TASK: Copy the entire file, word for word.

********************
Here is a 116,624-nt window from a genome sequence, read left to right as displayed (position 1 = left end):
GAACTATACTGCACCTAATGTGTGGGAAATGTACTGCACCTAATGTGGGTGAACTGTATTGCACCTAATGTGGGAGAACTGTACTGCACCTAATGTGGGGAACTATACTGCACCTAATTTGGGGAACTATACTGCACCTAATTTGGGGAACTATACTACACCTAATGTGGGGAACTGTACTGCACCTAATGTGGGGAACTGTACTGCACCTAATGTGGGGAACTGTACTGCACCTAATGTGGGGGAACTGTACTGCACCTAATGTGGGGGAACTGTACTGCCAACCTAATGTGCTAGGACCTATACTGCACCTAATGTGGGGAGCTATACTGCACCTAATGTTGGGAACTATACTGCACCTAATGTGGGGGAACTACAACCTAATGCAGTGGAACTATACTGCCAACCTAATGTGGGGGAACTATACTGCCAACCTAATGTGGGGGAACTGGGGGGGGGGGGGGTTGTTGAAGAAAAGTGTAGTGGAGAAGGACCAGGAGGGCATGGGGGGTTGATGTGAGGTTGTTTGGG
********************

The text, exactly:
Here is a 116,624-nt window from a genome sequence, read left to right as displayed (position 1 = left end):
GAACTATACTGCACCTAATGTGTGGGAAATGTACTGCACCTAATGTGGGTGAACTGTATTGCACCTAATGTGGGAGAACTGTACTGCACCTAATGTGGGGAACTATACTGCACCTAATTTGGGGAACTATACTGCACCTAATTTGGGGAACTATACTACACCTAATGTGGGGAACTGTACTGCACCTAATGTGGGGAACTGTACTGCACCTAATGTGGGGAACTGTACTGCACCTAATGTGGGGGAACTGTACTGCACCTAATGTGGGGGAACTGTACTGCCAACCTAATGTGCTAGGACCTATACTGCACCTAATGTGGGGAGCTATACTGCACCTAATGTTGGGAACTATACTGCACCTAATGTGGGGGAACTACAACCTAATGCAGTGGAACTATACTGCCAACCTAATGTGGGGGAACTATACTGCCAACCTAATGTGGGGGAACTGGGGGGGGGGGGGGTTGTTGAAGAAAAGTGTAGTGGAGAAGGACCAGGAGGGCATGGGGGGTTGATGTGAGGTTGTTTGGG